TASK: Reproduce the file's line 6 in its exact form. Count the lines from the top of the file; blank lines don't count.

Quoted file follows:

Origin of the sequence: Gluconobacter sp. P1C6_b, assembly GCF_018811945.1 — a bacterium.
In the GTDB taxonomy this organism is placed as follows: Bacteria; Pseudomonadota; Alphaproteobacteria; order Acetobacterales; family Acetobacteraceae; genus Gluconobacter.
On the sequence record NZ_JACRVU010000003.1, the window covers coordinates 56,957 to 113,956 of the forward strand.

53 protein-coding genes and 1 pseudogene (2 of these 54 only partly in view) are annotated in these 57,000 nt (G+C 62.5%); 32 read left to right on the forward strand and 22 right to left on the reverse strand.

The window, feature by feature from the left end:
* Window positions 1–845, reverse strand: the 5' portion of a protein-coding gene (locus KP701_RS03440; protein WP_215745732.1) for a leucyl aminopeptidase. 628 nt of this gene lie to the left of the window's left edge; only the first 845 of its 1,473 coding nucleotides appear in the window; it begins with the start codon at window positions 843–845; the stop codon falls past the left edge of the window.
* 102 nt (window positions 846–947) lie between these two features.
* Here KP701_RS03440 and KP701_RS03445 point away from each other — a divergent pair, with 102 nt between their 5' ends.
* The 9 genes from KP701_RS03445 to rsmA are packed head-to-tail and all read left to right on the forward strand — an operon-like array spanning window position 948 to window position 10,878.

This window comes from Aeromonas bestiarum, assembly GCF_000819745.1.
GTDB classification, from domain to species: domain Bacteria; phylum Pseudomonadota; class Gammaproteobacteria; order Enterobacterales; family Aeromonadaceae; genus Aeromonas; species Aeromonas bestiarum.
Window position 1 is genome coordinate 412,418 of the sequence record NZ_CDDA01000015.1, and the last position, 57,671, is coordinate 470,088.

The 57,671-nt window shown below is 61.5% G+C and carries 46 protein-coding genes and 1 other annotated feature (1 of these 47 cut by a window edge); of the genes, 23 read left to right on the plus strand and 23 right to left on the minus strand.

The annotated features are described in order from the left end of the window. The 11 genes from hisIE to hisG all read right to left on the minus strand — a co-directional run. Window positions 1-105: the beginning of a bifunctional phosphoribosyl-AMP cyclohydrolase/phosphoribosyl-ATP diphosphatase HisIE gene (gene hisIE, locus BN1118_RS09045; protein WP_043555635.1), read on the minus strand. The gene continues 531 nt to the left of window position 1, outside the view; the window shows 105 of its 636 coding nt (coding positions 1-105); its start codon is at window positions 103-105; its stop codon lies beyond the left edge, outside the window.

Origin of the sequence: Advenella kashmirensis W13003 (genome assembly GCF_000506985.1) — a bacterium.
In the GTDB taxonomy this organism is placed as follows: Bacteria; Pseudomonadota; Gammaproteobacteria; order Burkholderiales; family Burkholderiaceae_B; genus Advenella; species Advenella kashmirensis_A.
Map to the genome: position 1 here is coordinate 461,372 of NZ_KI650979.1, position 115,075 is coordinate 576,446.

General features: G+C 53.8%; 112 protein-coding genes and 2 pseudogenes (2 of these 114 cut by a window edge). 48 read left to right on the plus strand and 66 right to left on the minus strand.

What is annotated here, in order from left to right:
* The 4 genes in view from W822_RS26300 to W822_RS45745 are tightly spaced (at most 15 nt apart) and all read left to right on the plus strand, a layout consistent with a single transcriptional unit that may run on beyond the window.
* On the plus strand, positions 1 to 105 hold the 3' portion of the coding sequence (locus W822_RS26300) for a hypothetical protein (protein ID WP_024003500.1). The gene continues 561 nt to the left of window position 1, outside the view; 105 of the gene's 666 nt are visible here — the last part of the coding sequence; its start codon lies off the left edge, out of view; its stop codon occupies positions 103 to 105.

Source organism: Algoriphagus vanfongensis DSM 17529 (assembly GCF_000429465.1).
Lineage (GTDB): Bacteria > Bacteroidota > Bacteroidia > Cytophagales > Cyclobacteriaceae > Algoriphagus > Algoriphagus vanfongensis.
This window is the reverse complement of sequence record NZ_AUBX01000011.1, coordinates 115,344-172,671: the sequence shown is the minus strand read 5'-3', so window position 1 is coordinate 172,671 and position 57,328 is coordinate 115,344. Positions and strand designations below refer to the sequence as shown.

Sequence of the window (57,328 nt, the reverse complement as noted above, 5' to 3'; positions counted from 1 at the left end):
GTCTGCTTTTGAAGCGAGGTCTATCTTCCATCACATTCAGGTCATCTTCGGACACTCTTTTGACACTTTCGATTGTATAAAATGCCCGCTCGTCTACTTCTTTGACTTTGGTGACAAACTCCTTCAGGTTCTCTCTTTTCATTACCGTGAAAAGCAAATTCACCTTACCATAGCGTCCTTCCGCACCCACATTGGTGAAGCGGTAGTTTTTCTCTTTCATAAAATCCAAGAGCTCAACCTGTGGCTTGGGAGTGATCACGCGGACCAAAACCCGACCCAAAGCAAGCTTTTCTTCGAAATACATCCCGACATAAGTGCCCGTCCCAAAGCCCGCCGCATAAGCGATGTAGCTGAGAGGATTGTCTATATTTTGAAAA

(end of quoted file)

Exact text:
* Window positions 1–845, reverse strand: the 5' portion of a protein-coding gene (locus KP701_RS03440; protein WP_215745732.1) for a leucyl aminopeptidase. 628 nt of this gene lie to the left of the window's left edge; only the first 845 of its 1,473 coding nucleotides appear in the window; it begins with the start codon at window positions 843–845; the stop codon falls past the left edge of the window.